What Is Film Editing?
Editing is one of the most important elements of the film creation process. Howard views the editing process as an opportunity to “execute your final rewrite.”
- It’s easy to think of film editing as the mere execution of certain video editing techniques: cutaways, crosscutting, parallel editing, continuity editing, match cuts, and so on.
- However, you need to think beyond just simple camera movements and their impact. Try to think of film editing as a time to make creative decisions, learn more about the story you’re trying to tell, and flex your personal editing style.
- Once you’ve shot everything, you go into the editing room to bring it all together. This is one of the most crucial elements of post-production.
- Editing is often a lengthy process that spans many rounds of shaping, refining, and fine-tuning.
- Today, there is a lot of video editing software that makes the film editing process run smoothly, including Avid, Adobe’s Premiere Pro or Final Cut Pro, and Magix Movie Edit Pro.
Howard says: “Editing is the process where the movie or the television show is actually made. Everything else is gathering the raw materials, as my friends George Lucas likes to say.”
How the Film Editing Process Works
Howard urges brutal honesty in the film editing process. It’s when you have to leave the story you hoped you were shooting and instead look at the raw material you actually have. Be open to the possibilities that the footage offers.
Prepare yourself for the first cut to be long, difficult to watch, and potentially even heartbreaking. Then, do the unsettling but essential work of opening up problems to discover solutions—you might even find a little thrill in the results.
“One of the most exciting but daunting things about the editing process is it’s the time when you actually come to terms with the possibilities of your story,” Howard says. “Everything else has been a sort of hope. A belief. Now, in very tangible ways, you’re looking at what your story actually has to say. What does it convey? How effective can it be?”
Ron Howards’ 3 Editing Tips
Below, Howard illuminates three important aspects of film editing which are useful for experienced video editors and beginners alike.
- Collaborate. While some directors choose to edit their own feature films, others work with professional film editors. If it’s in your budget, consider hiring a film editor or video editor, along with an assistant editor. Creative collaboration can bring your film to places you’d never considered, not to mention the added benefit of working with someone who has their own unique editing techniques. But that doesn’t mean you let your film editor take off and do everything on their own. It’s necessary to tell your editor your basic expectations for your working relationship. Do you want to direct the editor to your sense of how scenes should be put together or do you want to open it up to the editor’s instincts? Are there certain types of cuts, like jump cuts, quick cuts, or close-up cut-ins, that you prefer or dislike? A good editor is proficient, professional, hardworking, able to take direction, and has a good, solid taste. A great editor is all that plus an upgrade to superb taste and a creative eye—available to spot new ideas to present to the director.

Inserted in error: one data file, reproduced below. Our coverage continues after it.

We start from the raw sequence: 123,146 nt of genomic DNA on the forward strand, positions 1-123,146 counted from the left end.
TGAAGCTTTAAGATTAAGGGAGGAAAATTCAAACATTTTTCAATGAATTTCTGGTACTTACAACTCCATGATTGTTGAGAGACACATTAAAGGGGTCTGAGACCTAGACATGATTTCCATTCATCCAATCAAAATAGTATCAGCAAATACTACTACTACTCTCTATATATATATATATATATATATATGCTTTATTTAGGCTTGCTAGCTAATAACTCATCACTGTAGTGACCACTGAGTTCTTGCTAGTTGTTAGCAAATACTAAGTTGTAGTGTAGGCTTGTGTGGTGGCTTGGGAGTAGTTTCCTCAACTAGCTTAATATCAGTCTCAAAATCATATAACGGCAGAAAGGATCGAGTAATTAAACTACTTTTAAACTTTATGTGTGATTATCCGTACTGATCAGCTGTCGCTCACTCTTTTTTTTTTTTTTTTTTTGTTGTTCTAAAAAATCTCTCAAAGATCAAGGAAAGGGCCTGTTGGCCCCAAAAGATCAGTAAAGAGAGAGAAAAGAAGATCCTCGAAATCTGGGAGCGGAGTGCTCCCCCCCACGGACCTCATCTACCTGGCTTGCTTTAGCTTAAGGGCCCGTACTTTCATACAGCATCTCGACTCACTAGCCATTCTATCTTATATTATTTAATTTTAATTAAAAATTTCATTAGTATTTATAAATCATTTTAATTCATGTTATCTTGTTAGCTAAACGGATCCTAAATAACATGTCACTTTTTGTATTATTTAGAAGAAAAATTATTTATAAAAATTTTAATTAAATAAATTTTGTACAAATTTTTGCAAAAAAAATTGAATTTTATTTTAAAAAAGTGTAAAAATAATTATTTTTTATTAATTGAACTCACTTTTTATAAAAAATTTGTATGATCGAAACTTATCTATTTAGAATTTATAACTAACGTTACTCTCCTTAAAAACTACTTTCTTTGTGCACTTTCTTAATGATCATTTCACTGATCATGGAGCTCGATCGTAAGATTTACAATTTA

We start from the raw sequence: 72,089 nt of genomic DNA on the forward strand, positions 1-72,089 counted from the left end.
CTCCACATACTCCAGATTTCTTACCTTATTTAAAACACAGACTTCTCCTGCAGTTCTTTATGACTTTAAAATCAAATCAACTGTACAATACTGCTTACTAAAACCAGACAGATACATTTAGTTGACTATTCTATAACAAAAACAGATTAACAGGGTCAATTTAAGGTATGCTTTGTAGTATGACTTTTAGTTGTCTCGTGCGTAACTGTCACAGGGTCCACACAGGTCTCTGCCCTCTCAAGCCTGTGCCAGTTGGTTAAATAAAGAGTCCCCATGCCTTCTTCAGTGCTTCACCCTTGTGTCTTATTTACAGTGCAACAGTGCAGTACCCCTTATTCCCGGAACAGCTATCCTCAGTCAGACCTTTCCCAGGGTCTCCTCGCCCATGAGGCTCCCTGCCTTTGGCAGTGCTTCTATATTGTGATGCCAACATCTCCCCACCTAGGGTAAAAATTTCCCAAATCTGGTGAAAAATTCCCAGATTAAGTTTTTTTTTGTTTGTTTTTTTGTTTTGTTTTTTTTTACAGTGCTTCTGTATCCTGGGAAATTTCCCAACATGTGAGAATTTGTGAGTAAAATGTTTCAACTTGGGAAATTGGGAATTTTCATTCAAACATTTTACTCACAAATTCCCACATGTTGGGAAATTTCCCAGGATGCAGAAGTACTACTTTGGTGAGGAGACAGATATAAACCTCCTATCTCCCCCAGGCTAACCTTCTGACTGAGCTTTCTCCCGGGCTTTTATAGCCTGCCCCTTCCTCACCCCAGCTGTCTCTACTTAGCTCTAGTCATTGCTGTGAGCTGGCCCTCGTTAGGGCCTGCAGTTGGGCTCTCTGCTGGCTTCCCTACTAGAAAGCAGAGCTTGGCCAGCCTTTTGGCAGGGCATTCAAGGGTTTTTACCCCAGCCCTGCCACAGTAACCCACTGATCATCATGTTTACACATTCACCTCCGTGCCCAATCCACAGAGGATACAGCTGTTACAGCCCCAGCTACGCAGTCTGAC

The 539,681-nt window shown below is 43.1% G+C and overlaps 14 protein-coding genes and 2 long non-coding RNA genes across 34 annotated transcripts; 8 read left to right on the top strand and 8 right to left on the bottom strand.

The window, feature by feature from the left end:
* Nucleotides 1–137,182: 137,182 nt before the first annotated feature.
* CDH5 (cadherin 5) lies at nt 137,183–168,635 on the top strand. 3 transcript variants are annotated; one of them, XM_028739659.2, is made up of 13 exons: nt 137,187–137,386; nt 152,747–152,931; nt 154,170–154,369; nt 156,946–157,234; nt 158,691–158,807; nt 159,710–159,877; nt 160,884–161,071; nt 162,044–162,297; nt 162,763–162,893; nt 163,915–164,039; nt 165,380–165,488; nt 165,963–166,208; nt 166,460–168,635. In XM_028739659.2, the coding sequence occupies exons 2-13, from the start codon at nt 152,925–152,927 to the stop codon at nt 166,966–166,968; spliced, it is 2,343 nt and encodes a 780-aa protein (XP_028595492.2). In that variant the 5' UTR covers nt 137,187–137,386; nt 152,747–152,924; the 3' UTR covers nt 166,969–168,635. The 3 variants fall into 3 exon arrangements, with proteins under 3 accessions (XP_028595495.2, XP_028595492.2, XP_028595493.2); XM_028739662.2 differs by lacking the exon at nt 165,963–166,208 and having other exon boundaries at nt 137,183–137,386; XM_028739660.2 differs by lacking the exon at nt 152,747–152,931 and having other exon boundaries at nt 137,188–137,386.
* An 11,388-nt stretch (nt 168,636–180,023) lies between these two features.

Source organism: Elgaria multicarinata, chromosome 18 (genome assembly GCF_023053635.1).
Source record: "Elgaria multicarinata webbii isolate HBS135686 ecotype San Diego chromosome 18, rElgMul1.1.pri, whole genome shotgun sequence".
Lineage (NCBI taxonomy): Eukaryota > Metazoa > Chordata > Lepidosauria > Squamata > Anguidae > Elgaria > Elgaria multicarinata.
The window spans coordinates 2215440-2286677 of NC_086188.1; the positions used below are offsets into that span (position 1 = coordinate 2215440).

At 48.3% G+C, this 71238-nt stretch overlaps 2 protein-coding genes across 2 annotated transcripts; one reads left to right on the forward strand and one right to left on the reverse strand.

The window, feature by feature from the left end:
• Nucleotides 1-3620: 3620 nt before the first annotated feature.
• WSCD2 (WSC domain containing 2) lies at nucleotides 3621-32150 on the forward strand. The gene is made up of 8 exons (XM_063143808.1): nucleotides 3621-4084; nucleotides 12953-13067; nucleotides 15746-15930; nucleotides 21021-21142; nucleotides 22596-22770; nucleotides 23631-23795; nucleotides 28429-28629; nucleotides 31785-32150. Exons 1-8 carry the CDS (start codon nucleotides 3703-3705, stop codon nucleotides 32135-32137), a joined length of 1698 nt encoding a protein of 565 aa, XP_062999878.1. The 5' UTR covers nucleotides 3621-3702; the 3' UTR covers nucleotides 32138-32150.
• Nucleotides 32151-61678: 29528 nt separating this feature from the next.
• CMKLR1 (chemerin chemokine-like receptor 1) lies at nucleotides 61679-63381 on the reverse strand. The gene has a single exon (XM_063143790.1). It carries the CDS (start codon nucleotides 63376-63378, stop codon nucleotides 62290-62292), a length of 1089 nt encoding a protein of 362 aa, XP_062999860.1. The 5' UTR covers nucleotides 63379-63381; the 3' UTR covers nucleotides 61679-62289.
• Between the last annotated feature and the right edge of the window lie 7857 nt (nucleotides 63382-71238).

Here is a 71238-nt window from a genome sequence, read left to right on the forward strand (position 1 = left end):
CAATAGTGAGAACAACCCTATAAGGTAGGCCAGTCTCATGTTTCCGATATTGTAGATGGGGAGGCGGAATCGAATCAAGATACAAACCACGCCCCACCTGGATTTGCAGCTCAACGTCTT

- Get feedback. Howard emphasizes the value of showing your edit to an audience for feedback. You might be surprised by the way moments of confusion for the audience can lead you to a new, more creative version of a scene. It’s also helpful to watch films you love with the sound off to pinpoint inspiring edits. “If the results are unsatisfactory for you or your audience, there’s still a lot you can do about it,” Ron says. “That is what is important to understand: that despite your plan, despite everything that went into all the choices that you made—from the script, through the casting, through the production design, the budgeting, the scheduling the shooting—well, it doesn’t matter what you thought you were doing or what you hoped you were going to get. What matters now is what you have to work with.”
- Experiment. If you’ve never gone through the editing process for a feature film before, Ron also recommends trying a quick, lower-stakes exercise to get a feel for the editing process in a fast way. Instead of moving images, you’re going to capture some photos for this storytelling exercise. Build and edit a storyboard to show to an audience using composed snapshots. To keep it simple, frame your story around your perspective on an outing. Use a two-pack of disposable cameras and head out to an event, hike, party, or even just a walk. Take pictures of the setting, objects, or people that stand out, and obstacles you encounter on the way. Lay out the photos and tell the story of your outing. Critique each photo it on its own and its role in the story. Arrange, edit, and add text or sketches if you see fit. Now show it to a friend or classmate and gather feedback.
Once you’ve taken on that low-stakes practice assignment, it’s time to get to the real thing! Experience your surroundings as a filmmaker and enjoy the frames you spot in nature. Trust your instincts and dig into the tools of your craft. The sequence of frames you edit together just might become Hollywood’s next big blockbuster. Learn this and more in Ron Howard’s MasterClass, which introduces aspiring filmmakers to the craft of editing.
Want to become a better director or editor? The MasterClass All-Access Pass provides exclusive video lessons taught by film masters, including Ron Howard, David Lynch, Spike Lee, and more.